"What he seems to be saying is that people who continue to show support for him, in some way, may be rewarded for that support," Weinstein said. "I don't think it rises to the level of obstruction yet, but it certainly would cause people who are conducting the investigation to start asking questions about whether or not the target has reached out to them."
Trump's message had an immediate effect on supporters. His remarks prompted Michael Caputo, the president's former campaign aide and a longtime Stone friend, to launch a "GoFundMe" account to help pay Stone's mounting legal fees.
Stone said he's paid about half a million in legal fees already and is projecting that total to reach $2 million.
"I require a small platoon of excellent lawyers and they're not inexpensive," he said.
A conservative author, who is an associate of Stone and in the crosshairs of Mueller's investigation, filed a complaint Monday with the Justice Department, alleging prosecutors tried to coerce him to give false testimony and threatened to indict him.
Investigators are looking into whether Jerome Corsi had contact with WikiLeaks or knew about their plans to release emails damaging to Clinton. Corsi has released documents showing Mueller's prosecutors offered him a deal to plead guilty to a false statements charge but he's rejected the offer. Corsi says he didn't knowingly mislead investigators and wasn't in contact with WikiLeaks. The Justice Department declined to comment on his complaint.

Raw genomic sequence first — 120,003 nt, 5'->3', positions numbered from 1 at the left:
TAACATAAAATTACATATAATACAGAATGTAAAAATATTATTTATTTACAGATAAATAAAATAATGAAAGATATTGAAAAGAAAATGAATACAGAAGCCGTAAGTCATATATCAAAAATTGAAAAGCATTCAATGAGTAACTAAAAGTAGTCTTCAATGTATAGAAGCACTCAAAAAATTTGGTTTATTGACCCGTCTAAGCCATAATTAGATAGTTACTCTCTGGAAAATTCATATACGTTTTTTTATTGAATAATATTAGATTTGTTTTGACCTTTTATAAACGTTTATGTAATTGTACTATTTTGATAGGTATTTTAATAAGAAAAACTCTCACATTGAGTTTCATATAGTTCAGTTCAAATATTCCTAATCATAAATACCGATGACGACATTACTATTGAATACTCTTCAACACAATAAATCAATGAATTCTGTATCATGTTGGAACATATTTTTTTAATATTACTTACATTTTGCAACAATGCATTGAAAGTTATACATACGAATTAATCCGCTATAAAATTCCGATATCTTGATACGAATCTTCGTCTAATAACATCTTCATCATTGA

The Russia investigation has dogged Trump for two years. In recent weeks, Trump has sharpened his criticism, accusing Mueller's prosecutors of dirty tactics and pressuring witnesses to lie.
Cohen's decision to turn on his former boss was a particularly striking blow for the president.
Cohen pleaded guilty in August to eight criminal counts, including campaign-finance violations, in a separate case unrelated to Mueller's investigation. He said Trump directed him to arrange the payment of hush money to porn star Stormy Daniels and a former Playboy model in the run-up to the 2016 campaign.
Cohen's admission during that court appearance marked the first time that a Trump associate had gone to court and implicated Trump in a crime.
Whether — or when — a president can be prosecuted remains a matter of legal dispute. Trump has denied any wrongdoing as well as the extramarital affairs.
Associated Press writers Chad Day and Jill Colvin contributed to this report.